The record for a Warhol is $71.7m for his Green Car Crash Green Burning Car I, sold at Christie's in 2007.

Another major work on the auction block Francis Bacon's Figure Writing Reflected in Mirror sold for $44,882,500. The buyers' names for each of the four pieces were not released.

The sale came on the heels of art auction history. Last week the auction house sold a version of Edvard Munch's The Scream for $119.9m, making it the most expensive artwork ever sold at auction.

"The reason for these record-breaking sales is, quite simply, the quality of material on show," said Michael Frahm, a contemporary art adviser at the London-based Frahm Ltd. "The key is quality."

Lichtenstein's Sleeping Girl was one of a series of sexy comic book-inspired images created by the artist in the 1960s, The work was exhibited only once at the Museum of Contemporary Art in Los Angeles in 1989-90. It was sold by the estate of Los Angeles collectors and philanthropists Beatrice and Phillip Gersh, who were the founding members of MOCA.

Lichtenstein's I Can See the Whole Room! ... And There's Nobody In It! held the previous auction record for the artist. It sold for $43.2m at Christie's in November 2011.

Weiwei's Sunflower Seeds was one of an edition of 10 and was accompanied by a certificate signed by the artist. The ceramic seeds, which can be arranged in myriad shapes, were the subject of a Tate Modern exhibit in 2010. The previous Weiwei auction record was $657,000 for his Chandelier, set at Sotheby's in 2007.

Bacon's Figure Writing, which depicts the artist and his partner, George Dyer, writing at a table, was included in a 1977 Paris exhibition alongside Triptych, a 1976 work by the artist that sold for $86.2m at Sotheby's in 2008. It held the record for any contemporary artwork at auction until Tuesday night when Mark Rothko's Orange, Red, Yellow claimed that title when it sold at Christie's for $86.8m.

The Elvis silkscreen was exhibited at the Ferus Gallery in Los Angeles in 1963, the year it was created. The auction catalogue described the work, based on a movie publicity photo, as "the deification of a contemporary warrior-saint, the towering, pre-eminent idol bearing a deadly weapon as if protecting the mythical world of celebrity itself". © 2012 Guardian News and Media Limited or its affiliated companies. All rights reserved. | Use of this content is subject to our Terms & Conditions | More Feeds

May 08 2012

Serpentine pavilion goes underground with Ai Weiwei and Swiss architects – in pictures

This year's Serpentine pavilion, designed by Ai Weiwei and Herzog & de Meuron, will take visitors below the lawn of the London gallery into an underground maze of contoured cork

April 27 2012

Ai Weiwei thinks inside the box

Ai's work, a cactus and a crab, goes on display for a month at a micro space in the Pippy Houldsworth Gallery in London

After the vast emptiness of the Turbine Hall, the Chinese artist Ai Weiwei will on Friday fill a London space that could not be more of a contrast: a white cube that is precisely 40cm by 40cm by 40cm.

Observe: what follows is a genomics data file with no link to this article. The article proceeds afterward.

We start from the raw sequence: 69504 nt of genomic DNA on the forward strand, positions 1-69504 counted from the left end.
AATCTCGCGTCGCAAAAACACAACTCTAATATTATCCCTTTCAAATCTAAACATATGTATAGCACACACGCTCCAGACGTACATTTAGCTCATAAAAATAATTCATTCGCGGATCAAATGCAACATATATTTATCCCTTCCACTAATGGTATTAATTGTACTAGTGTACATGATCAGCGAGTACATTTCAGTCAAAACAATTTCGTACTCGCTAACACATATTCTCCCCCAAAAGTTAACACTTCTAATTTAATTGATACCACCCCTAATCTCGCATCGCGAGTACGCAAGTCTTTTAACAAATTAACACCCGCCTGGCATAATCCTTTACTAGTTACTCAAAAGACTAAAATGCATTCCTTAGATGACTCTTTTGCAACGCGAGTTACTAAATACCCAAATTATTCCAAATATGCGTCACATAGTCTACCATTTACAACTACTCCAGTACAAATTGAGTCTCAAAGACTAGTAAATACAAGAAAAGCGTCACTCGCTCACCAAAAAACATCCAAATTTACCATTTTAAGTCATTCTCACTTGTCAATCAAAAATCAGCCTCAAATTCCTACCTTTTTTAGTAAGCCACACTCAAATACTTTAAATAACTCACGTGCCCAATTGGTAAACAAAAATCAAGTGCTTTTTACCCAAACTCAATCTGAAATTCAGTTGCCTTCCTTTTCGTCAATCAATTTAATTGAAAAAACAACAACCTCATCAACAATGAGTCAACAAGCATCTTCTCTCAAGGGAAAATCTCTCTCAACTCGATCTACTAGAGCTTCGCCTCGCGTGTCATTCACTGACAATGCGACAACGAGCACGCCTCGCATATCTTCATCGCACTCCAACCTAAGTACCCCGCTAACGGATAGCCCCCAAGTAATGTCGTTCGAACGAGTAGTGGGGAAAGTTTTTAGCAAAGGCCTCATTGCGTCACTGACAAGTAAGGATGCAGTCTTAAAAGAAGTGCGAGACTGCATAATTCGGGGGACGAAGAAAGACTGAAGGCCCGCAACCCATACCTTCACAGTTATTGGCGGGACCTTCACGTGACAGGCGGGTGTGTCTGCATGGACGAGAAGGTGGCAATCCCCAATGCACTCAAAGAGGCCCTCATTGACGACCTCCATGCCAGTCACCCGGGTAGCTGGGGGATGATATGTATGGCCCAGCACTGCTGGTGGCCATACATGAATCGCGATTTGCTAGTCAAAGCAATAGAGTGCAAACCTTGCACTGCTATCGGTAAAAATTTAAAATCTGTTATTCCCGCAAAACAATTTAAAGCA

Ai's work, a cactus and a crab, goes on display for a month at a micro space in the Pippy Houldsworth Gallery in London. "It is a very exciting moment for us," said Houldsworth. "He is a very inspirational person. We want to do anything that can help him and anything that can help get his message across."

The artist is prevented from leaving China by the authorities but is not in jail after his release last year. Ai was jailed for three months on suspicion of "economic crimes", although his family and supporters say it was retaliation for his social and political activism.

He is keen for people to make their own interpretation of his latest work, called A Living Sculpture, but it is hard not to read parallels between the piece and the artist's own situation. There is the living cactus – hardy, resilient, prickly – surviving in a confined space under the glare of a spotlight. Then there is the small crab with its nasty claws, making a move on its spiky partner.

The gallery has had to source the cactus, an Echinopsis, which turned out more tricky and time-consuming than it expected.

"It was not that easy at all," said the gallery's Carsten Recksik who spent a large part of last month on the telephone trying to find a suitable specimen. "Ai was very specific on the variety. I was calling dozens, hundreds of garden shops. I'm not really into plants but I am a bit now – it's fascinating."

The result is a 15-year-old cactus, they think. "It's difficult to tell," said Recksik.

The space is a kind of black incision in the wall within which there is a suspended, brightly lit box. "We commission emerging and established artists to do whatever they want in the box," said Houldsworth. "Whether they want to do a conceptual piece or want to take it away to work in their studio or paint on it. It is a terribly difficult space but very exciting."